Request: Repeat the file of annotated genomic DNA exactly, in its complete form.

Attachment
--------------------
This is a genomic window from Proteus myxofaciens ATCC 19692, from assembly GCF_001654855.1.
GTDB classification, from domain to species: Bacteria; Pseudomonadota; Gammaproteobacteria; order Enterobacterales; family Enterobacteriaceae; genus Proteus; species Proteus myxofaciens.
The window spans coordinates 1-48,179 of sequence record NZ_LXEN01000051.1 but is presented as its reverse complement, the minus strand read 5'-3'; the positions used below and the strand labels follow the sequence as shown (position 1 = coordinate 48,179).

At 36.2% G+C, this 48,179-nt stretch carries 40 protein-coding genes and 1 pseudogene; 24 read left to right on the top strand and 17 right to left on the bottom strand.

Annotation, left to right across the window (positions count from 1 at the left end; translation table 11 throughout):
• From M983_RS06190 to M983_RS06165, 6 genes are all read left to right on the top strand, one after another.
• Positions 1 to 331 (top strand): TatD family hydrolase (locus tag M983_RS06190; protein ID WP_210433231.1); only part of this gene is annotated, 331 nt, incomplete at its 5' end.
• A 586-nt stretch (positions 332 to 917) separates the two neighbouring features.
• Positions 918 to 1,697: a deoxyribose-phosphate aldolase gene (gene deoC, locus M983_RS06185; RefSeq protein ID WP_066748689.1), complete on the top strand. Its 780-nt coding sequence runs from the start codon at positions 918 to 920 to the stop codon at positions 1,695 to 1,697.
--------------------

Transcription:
This is a genomic window from Proteus myxofaciens ATCC 19692, from assembly GCF_001654855.1.
GTDB classification, from domain to species: Bacteria; Pseudomonadota; Gammaproteobacteria; order Enterobacterales; family Enterobacteriaceae; genus Proteus; species Proteus myxofaciens.
The window spans coordinates 1-48,179 of sequence record NZ_LXEN01000051.1 but is presented as its reverse complement, the minus strand read 5'-3'; the positions used below and the strand labels follow the sequence as shown (position 1 = coordinate 48,179).

At 36.2% G+C, this 48,179-nt stretch carries 40 protein-coding genes and 1 pseudogene; 24 read left to right on the top strand and 17 right to left on the bottom strand.

Annotation, left to right across the window (positions count from 1 at the left end; translation table 11 throughout):
• From M983_RS06190 to M983_RS06165, 6 genes are all read left to right on the top strand, one after another.
• Positions 1 to 331 (top strand): TatD family hydrolase (locus tag M983_RS06190; protein ID WP_210433231.1); only part of this gene is annotated, 331 nt, incomplete at its 5' end.
• A 586-nt stretch (positions 332 to 917) separates the two neighbouring features.
• Positions 918 to 1,697: a deoxyribose-phosphate aldolase gene (gene deoC, locus M983_RS06185; RefSeq protein ID WP_066748689.1), complete on the top strand. Its 780-nt coding sequence runs from the start codon at positions 918 to 920 to the stop codon at positions 1,695 to 1,697.